“Self-similarity” or “recursive” artwork

As we work our way west across Canada, heading home from Banff, I’ve been thinking a lot about artwork that uses some aspect of its content as part of its creation–pyrography to create pictures of burned forests, for example.

I also heard talks and saw examples at Banff where the resulting artifact, if any, is almost completely opaque to the viewer. Simon Starling, a winner of the UK’s Turner Prize, tore down a shed by a river in Germany, built a boat in the local style to float down the river to the museum where his show was located, and then reconstructed the shed as the exhibit. It’s clear this makes meaning for the artist — but what does it do for the local population? Who is the client for this work — the curator or the viewer?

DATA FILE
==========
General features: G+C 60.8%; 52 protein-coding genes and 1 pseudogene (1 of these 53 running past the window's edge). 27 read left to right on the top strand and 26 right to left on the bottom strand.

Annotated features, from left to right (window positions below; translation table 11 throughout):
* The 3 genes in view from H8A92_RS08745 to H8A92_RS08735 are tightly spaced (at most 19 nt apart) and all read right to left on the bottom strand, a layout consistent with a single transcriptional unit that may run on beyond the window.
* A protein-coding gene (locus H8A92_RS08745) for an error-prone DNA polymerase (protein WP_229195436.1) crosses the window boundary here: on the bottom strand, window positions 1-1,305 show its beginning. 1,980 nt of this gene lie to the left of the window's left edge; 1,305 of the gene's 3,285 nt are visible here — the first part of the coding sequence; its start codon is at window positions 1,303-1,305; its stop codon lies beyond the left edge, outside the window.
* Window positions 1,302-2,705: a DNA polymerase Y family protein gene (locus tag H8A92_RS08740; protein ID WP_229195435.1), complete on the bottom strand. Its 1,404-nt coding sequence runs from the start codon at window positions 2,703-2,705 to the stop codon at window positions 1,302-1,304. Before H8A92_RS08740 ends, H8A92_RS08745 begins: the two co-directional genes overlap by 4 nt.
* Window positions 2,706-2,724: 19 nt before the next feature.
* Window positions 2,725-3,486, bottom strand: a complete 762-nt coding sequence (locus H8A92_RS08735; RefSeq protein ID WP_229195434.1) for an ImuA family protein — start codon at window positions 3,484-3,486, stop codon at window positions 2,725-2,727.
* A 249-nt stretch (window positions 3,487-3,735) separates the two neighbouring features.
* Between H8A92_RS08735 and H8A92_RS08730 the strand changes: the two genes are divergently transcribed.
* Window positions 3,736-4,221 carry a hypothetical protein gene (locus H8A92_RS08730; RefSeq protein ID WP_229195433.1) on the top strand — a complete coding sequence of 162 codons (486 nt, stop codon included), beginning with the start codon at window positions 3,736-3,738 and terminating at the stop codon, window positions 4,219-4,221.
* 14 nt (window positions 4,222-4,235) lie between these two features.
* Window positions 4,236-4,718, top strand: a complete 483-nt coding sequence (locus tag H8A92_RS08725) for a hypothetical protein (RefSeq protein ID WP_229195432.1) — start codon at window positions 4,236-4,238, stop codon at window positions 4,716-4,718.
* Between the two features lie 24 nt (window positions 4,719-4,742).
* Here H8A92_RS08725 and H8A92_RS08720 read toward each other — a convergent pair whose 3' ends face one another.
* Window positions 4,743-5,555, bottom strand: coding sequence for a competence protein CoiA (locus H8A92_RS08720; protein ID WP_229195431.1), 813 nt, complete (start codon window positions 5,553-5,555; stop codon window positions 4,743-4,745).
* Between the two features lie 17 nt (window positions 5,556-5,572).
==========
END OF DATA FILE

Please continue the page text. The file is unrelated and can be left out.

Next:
Some artists contend the viewer is not needed to complete the work. Maybe so. But for myself, art isn’t “client-free”, even if it is internally driven.

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3 comments on ““Self-similarity” or “recursive” artwork

  1. To me, art is sharing part of myself — my viewpoint, impressions, thoughts — with others in a process that broadens the participants.

    • Suze Woolf says:

      Indeed, and with some work I also intend to actively produce thoughts and emotions in the viewer. So not only do I inevitably share something of my obsessions and concerns, but I’m trying to use non-verbal channels — induce a perterbation of visual perception — to show something non-obvious. I think my best work shows both fascination and distress.

  2. Laurie Weckel says:

    Amen,

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